By 1911, Kindergarten Unions have been established in every state with each providing poor children access to Free Kindergartens. Although individuals from the various Kindergarten Unions travel interstate to exchange ideas and learn from one another, and there are calls for the Unions to consolidate their work, each organisation remains formally unconnected.
In the early 1930s, the first serious attempt to join the state based Kindergarten Unions into a national organisation comes from NSW, with the formation of the Commonwealth Kindergarten and Primary Association. The Association intends to affiliate those interested in the education of children from across the country, and is launched at a State Conference in June 1931. There are 240 members that year and a great deal of interest in the Association nationally, however, it ultimately proves difficult to attract members outside NSW and the Association disbands.
The desire to establish a national body does not diminish and by the late 1930s the social and political conditions are ripe for the formation of the Australian Association for Pre-School Child Development (AAPSCD). The Great Depression (1929-32) has a devastating effect on Australian society, leading to widespread poverty, malnutrition, ill-health, over-crowded housing, and high infant, child and maternal mortality and morbidity. Towards the end of the 1930s there are heightened concerns about looming war and Australia’s capacity to ‘produce’ strong fighting men. While the health of infants and school age children is supported by Baby Welfare Clinics and School Nurses, there are few services for preschool age children.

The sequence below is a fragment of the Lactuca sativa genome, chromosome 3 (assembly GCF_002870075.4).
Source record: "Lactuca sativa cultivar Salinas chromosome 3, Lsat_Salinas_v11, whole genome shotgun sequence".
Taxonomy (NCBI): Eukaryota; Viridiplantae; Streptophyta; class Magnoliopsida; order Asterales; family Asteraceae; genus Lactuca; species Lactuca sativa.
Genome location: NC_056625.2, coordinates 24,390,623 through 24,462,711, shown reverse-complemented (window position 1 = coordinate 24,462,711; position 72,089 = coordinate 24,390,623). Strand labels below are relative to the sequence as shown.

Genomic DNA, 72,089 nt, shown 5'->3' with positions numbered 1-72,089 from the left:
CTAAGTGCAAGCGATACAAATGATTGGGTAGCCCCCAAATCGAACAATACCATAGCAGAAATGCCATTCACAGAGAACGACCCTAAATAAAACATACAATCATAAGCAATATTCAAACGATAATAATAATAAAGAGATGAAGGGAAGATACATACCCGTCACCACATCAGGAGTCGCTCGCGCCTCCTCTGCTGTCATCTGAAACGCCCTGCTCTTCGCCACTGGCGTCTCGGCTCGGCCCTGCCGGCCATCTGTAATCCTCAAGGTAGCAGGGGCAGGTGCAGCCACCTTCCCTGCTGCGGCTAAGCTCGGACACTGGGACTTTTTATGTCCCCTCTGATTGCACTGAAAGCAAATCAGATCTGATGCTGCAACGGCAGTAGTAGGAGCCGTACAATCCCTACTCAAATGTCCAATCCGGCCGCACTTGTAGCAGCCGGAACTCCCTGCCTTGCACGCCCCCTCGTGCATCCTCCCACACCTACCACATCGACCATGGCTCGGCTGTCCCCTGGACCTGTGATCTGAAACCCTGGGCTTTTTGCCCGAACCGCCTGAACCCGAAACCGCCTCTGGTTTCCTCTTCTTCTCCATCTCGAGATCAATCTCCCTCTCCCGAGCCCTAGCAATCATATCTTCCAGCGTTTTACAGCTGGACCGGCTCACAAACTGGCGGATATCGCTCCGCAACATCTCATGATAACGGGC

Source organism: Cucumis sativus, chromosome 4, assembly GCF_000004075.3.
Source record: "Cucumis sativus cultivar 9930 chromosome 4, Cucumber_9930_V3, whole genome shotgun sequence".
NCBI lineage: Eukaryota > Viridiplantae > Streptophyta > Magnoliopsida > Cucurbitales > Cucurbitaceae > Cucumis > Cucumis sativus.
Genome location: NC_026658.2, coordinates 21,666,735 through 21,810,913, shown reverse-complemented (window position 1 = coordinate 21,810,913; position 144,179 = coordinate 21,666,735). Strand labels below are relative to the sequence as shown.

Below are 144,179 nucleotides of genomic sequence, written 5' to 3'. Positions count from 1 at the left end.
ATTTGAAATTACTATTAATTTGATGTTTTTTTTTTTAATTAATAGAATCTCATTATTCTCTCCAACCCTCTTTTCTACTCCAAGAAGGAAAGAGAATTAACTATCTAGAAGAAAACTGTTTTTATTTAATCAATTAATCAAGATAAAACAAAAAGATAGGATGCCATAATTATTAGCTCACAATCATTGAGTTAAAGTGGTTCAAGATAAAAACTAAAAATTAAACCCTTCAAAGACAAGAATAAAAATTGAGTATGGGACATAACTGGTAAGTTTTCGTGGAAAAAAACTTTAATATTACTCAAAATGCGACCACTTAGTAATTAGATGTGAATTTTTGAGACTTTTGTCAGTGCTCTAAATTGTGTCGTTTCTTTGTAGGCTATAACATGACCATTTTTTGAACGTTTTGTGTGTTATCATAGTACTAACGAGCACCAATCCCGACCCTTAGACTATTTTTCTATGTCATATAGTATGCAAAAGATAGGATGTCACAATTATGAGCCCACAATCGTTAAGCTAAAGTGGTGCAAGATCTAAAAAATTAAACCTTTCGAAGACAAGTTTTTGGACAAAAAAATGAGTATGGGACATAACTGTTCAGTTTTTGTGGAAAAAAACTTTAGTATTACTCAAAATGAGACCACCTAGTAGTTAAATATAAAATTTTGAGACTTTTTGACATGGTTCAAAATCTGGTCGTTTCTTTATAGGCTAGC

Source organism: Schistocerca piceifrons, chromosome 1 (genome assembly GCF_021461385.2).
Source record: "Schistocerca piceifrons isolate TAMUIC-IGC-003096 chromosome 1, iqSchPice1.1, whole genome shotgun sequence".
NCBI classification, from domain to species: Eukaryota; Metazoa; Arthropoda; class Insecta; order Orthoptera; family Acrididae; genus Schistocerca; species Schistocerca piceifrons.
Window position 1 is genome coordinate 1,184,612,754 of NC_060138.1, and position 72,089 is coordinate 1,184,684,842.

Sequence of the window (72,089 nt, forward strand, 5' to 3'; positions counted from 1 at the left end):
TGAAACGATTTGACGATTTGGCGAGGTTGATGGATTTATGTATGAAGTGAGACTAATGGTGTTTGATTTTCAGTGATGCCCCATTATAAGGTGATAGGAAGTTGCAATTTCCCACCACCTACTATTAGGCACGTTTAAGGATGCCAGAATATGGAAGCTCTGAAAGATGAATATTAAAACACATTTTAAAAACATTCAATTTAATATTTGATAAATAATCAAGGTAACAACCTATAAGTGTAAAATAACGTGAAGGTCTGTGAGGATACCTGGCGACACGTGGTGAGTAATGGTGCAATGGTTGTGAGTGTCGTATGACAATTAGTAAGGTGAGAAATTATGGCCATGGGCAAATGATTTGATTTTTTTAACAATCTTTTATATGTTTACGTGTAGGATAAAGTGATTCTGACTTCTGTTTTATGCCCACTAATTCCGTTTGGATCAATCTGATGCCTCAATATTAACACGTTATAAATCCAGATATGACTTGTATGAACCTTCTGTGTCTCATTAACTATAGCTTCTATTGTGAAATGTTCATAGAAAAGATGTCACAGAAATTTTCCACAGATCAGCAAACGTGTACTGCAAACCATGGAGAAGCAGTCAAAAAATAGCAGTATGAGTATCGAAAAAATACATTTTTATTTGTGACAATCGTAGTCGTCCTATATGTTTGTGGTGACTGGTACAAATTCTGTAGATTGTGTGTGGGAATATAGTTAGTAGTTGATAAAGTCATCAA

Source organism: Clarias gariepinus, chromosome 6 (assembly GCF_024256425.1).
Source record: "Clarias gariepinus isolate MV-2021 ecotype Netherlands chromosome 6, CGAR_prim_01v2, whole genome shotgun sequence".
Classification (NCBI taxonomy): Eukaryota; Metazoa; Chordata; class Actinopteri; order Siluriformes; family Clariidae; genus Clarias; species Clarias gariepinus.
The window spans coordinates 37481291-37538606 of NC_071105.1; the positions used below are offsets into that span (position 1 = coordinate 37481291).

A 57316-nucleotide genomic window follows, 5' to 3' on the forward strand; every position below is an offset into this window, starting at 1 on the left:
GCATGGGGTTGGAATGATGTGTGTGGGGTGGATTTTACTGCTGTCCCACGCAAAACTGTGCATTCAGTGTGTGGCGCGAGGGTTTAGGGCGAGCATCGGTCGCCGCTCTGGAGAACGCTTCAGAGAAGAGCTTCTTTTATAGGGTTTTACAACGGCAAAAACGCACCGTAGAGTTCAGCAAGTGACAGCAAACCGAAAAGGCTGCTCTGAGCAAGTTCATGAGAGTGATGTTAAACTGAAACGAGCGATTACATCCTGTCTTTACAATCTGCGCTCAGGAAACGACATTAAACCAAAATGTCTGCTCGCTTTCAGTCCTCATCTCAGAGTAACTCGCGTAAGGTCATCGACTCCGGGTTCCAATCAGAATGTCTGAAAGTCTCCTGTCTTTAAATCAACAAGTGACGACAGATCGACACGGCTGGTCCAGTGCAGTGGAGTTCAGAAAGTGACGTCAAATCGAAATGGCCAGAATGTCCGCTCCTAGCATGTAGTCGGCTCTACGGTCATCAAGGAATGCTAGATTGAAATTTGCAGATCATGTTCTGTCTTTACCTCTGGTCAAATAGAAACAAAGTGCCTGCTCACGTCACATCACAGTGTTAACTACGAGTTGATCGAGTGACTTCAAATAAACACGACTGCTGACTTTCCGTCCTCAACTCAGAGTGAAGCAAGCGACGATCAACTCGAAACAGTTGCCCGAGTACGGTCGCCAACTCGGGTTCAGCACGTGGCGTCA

The AAPSCD is initiated by Lady Zara Gowrie (wife of the Governor General and Patroness-in-Chief of the Free Kindergarten Union of Victoria) who invites representatives from the various Kindergarten Unions attending the Women’s Congress on Child Welfare in South Australia, to a meeting in September 1936. A month later, in Melbourne, Lady Gowrie meets with representatives from the Kindergarten Unions, including Lady Julius from NSW, and organises a subsequent meeting to form a national body to represent all the Unions on national affairs. At this third meeting, held on March 17 1938, the AAPSCD is formed:
When in 1938 the Commonwealth Government decides to invest heavily in early childhood services for the first time, the only national body representing early childhood, the fledgling AAPSCD, is the recipient of those funds.
Subsequently, the Association is given sole responsibility for implementing the Commonwealth Government’s main initiative to support preschool child development – the establishment of Model Child Development Centres, in each state capital city to act as ordinary kindergarten training centres for children; provide medical supervision of the preschool child similar to, but better than the school medical systems; and to act as demonstration centres showing how such centres should be run.
The centres are named Lady Gowrie Child Centres in honour of AAPSCD’s first Patron.
The content for As the Twig Bends: 120 Years of Early Childhood Education was researched and written by Frances Press and Sandie Wong.
© KU Children’s Services 2015.